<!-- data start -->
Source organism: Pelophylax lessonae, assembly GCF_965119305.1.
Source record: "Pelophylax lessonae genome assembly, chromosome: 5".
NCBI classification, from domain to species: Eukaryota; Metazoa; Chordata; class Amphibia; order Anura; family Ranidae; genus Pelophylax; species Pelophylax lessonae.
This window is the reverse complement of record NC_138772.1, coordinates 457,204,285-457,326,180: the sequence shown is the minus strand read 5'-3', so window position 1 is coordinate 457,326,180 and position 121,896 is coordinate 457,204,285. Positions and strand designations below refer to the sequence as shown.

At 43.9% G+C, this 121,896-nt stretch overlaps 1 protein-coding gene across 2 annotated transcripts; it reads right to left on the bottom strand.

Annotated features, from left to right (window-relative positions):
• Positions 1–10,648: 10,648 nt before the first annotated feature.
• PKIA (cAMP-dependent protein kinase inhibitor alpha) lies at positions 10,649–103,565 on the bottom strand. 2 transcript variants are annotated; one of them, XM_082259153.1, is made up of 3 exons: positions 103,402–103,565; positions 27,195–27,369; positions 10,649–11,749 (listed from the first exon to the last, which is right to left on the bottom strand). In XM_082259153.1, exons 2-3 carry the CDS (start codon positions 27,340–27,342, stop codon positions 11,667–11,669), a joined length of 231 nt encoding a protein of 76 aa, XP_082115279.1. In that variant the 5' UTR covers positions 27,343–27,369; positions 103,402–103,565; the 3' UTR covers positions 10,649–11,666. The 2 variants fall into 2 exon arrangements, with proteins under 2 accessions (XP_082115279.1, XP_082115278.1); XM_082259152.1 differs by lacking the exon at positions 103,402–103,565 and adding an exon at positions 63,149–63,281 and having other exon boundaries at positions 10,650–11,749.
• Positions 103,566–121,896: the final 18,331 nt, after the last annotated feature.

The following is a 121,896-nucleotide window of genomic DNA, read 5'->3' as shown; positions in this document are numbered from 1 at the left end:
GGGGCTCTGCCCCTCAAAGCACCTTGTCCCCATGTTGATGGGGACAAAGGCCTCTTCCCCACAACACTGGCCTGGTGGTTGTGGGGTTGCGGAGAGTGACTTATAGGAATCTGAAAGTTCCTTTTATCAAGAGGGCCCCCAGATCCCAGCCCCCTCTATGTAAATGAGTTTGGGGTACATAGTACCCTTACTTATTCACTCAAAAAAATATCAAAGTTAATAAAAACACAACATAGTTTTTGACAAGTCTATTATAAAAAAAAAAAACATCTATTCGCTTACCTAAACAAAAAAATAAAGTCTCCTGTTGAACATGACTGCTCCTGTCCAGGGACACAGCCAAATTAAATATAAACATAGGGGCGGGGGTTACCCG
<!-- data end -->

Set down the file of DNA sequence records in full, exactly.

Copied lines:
Source organism: Pelophylax lessonae, assembly GCF_965119305.1.
Source record: "Pelophylax lessonae genome assembly, chromosome: 5".
NCBI classification, from domain to species: Eukaryota; Metazoa; Chordata; class Amphibia; order Anura; family Ranidae; genus Pelophylax; species Pelophylax lessonae.
This window is the reverse complement of record NC_138772.1, coordinates 457,204,285-457,326,180: the sequence shown is the minus strand read 5'-3', so window position 1 is coordinate 457,326,180 and position 121,896 is coordinate 457,204,285. Positions and strand designations below refer to the sequence as shown.

At 43.9% G+C, this 121,896-nt stretch overlaps 1 protein-coding gene across 2 annotated transcripts; it reads right to left on the bottom strand.

Annotated features, from left to right (window-relative positions):
• Positions 1–10,648: 10,648 nt before the first annotated feature.
• PKIA (cAMP-dependent protein kinase inhibitor alpha) lies at positions 10,649–103,565 on the bottom strand. 2 transcript variants are annotated; one of them, XM_082259153.1, is made up of 3 exons: positions 103,402–103,565; positions 27,195–27,369; positions 10,649–11,749 (listed from the first exon to the last, which is right to left on the bottom strand). In XM_082259153.1, exons 2-3 carry the CDS (start codon positions 27,340–27,342, stop codon positions 11,667–11,669), a joined length of 231 nt encoding a protein of 76 aa, XP_082115279.1. In that variant the 5' UTR covers positions 27,343–27,369; positions 103,402–103,565; the 3' UTR covers positions 10,649–11,666. The 2 variants fall into 2 exon arrangements, with proteins under 2 accessions (XP_082115279.1, XP_082115278.1); XM_082259152.1 differs by lacking the exon at positions 103,402–103,565 and adding an exon at positions 63,149–63,281 and having other exon boundaries at positions 10,650–11,749.
• Positions 103,566–121,896: the final 18,331 nt, after the last annotated feature.

The following is a 121,896-nucleotide window of genomic DNA, read 5'->3' as shown; positions in this document are numbered from 1 at the left end:
GGGGCTCTGCCCCTCAAAGCACCTTGTCCCCATGTTGATGGGGACAAAGGCCTCTTCCCCACAACACTGGCCTGGTGGTTGTGGGGTTGCGGAGAGTGACTTATAGGAATCTGAAAGTTCCTTTTATCAAGAGGGCCCCCAGATCCCAGCCCCCTCTATGTAAATGAGTTTGGGGTACATAGTACCCTTACTTATTCACTCAAAAAAATATCAAAGTTAATAAAAACACAACATAGTTTTTGACAAGTCTATTATAAAAAAAAAAAACATCTATTCGCTTACCTAAACAAAAAAATAAAGTCTCCTGTTGAACATGACTGCTCCTGTCCAGGGACACAGCCAAATTAAATATAAACATAGGGGCGGGGGTTACCCG